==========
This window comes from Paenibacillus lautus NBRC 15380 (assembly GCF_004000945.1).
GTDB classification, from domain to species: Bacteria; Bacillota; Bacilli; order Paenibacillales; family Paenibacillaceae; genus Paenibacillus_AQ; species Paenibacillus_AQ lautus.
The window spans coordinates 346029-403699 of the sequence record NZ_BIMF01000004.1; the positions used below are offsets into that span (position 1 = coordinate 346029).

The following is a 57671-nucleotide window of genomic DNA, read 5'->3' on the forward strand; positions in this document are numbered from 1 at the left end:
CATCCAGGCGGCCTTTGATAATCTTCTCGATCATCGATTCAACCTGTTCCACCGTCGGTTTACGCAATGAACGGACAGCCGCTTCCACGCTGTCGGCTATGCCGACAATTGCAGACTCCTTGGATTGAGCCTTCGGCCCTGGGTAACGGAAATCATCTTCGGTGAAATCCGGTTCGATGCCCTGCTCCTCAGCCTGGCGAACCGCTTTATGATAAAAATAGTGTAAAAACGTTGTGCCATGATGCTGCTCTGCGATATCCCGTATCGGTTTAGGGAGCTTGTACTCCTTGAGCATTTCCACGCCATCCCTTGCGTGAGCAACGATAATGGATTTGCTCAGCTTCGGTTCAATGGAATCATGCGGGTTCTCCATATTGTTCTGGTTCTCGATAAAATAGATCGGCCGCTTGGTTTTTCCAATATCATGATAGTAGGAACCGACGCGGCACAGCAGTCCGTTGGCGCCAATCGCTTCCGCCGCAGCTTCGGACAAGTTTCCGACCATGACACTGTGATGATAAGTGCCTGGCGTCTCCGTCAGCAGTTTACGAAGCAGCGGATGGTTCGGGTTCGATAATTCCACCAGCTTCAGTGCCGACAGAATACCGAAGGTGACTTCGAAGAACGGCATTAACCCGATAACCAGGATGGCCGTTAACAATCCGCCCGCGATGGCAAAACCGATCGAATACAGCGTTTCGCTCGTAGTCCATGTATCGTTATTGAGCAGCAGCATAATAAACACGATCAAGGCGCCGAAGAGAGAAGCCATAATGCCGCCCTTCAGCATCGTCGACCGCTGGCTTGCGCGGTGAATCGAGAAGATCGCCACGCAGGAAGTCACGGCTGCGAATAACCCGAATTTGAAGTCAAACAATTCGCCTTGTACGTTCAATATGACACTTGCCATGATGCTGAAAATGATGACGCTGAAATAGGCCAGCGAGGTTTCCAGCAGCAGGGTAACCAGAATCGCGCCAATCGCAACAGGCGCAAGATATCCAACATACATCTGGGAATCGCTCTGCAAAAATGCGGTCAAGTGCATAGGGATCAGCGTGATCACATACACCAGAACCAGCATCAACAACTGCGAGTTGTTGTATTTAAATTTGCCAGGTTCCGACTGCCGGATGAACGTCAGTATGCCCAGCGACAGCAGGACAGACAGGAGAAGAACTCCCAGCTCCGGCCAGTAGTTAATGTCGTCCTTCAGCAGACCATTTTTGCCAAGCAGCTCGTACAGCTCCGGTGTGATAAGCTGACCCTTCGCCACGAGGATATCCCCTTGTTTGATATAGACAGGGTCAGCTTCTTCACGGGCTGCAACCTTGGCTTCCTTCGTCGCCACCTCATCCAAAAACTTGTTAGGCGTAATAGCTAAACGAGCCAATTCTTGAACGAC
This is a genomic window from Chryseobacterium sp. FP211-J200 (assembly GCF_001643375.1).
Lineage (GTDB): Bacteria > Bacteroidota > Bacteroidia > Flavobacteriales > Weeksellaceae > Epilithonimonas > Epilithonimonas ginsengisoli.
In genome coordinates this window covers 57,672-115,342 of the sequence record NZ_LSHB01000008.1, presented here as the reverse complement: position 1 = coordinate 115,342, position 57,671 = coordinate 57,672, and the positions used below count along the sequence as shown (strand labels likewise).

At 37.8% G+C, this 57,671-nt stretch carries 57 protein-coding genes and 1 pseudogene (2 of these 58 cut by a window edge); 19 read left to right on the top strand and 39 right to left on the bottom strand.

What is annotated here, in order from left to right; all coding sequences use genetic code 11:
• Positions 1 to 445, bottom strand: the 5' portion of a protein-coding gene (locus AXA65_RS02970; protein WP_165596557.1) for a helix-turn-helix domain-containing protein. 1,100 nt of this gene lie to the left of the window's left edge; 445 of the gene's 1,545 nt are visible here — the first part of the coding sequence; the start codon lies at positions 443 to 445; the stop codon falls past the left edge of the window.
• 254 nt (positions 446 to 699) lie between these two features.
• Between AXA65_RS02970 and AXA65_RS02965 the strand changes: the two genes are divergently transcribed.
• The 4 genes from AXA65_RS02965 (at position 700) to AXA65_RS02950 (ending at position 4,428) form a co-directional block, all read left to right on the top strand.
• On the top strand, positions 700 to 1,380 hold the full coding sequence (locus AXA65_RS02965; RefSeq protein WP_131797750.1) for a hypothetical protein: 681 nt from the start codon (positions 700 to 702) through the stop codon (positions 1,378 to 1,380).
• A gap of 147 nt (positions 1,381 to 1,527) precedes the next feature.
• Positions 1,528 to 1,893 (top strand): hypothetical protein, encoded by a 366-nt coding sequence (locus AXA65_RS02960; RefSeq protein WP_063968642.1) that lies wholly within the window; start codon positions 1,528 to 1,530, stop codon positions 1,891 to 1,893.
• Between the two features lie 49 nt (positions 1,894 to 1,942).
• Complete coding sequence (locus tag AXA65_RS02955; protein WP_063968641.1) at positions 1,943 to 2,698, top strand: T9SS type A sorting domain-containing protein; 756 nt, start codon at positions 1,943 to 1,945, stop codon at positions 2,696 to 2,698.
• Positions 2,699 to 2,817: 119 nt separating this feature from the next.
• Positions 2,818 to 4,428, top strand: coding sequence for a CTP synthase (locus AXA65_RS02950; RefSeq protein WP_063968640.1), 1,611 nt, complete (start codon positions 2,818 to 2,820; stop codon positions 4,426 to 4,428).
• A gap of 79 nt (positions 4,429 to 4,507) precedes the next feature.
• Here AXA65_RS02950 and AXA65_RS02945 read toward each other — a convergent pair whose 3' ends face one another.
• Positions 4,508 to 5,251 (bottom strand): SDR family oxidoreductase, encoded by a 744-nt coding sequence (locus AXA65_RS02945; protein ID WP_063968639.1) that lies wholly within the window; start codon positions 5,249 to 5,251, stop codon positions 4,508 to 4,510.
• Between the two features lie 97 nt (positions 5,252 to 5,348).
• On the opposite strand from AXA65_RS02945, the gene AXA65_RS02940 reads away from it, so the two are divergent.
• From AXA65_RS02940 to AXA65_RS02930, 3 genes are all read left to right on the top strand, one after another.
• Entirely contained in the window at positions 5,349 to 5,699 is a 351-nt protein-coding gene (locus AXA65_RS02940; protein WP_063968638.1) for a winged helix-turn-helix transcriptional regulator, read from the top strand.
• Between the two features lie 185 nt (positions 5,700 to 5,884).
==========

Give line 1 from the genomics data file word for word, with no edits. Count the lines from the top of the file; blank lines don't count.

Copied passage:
This window comes from Paenibacillus lautus NBRC 15380 (assembly GCF_004000945.1).